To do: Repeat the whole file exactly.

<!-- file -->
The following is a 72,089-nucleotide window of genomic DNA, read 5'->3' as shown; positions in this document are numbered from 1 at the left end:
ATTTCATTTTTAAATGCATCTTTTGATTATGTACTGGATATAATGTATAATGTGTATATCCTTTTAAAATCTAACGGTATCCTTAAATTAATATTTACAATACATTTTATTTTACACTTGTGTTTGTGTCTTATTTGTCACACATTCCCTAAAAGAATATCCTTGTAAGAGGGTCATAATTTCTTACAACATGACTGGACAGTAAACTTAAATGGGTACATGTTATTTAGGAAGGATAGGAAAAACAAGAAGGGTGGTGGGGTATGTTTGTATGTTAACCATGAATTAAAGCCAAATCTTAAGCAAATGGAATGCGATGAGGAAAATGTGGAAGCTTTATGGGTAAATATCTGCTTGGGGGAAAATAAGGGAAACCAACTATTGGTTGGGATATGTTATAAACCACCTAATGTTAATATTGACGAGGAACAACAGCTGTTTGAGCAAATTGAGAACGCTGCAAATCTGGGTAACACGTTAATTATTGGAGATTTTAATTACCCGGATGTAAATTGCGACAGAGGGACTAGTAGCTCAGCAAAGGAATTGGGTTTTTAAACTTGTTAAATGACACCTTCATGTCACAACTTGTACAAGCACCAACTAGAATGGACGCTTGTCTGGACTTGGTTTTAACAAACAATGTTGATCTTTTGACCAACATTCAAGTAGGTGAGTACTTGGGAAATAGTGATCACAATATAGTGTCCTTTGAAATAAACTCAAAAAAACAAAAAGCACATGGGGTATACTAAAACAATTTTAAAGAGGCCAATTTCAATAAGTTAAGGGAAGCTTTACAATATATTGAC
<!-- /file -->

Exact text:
The following is a 72,089-nucleotide window of genomic DNA, read 5'->3' as shown; positions in this document are numbered from 1 at the left end:
ATTTCATTTTTAAATGCATCTTTTGATTATGTACTGGATATAATGTATAATGTGTATATCCTTTTAAAATCTAACGGTATCCTTAAATTAATATTTACAATACATTTTATTTTACACTTGTGTTTGTGTCTTATTTGTCACACATTCCCTAAAAGAATATCCTTGTAAGAGGGTCATAATTTCTTACAACATGACTGGACAGTAAACTTAAATGGGTACATGTTATTTAGGAAGGATAGGAAAAACAAGAAGGGTGGTGGGGTATGTTTGTATGTTAACCATGAATTAAAGCCAAATCTTAAGCAAATGGAATGCGATGAGGAAAATGTGGAAGCTTTATGGGTAAATATCTGCTTGGGGGAAAATAAGGGAAACCAACTATTGGTTGGGATATGTTATAAACCACCTAATGTTAATATTGACGAGGAACAACAGCTGTTTGAGCAAATTGAGAACGCTGCAAATCTGGGTAACACGTTAATTATTGGAGATTTTAATTACCCGGATGTAAATTGCGACAGAGGGACTAGTAGCTCAGCAAAGGAATTGGGTTTTTAAACTTGTTAAATGACACCTTCATGTCACAACTTGTACAAGCACCAACTAGAATGGACGCTTGTCTGGACTTGGTTTTAACAAACAATGTTGATCTTTTGACCAACATTCAAGTAGGTGAGTACTTGGGAAATAGTGATCACAATATAGTGTCCTTTGAAATAAACTCAAAAAAACAAAAAGCACATGGGGTATACTAAAACAATTTTAAAGAGGCCAATTTCAATAAGTTAAGGGAAGCTTTACAATATATTGAC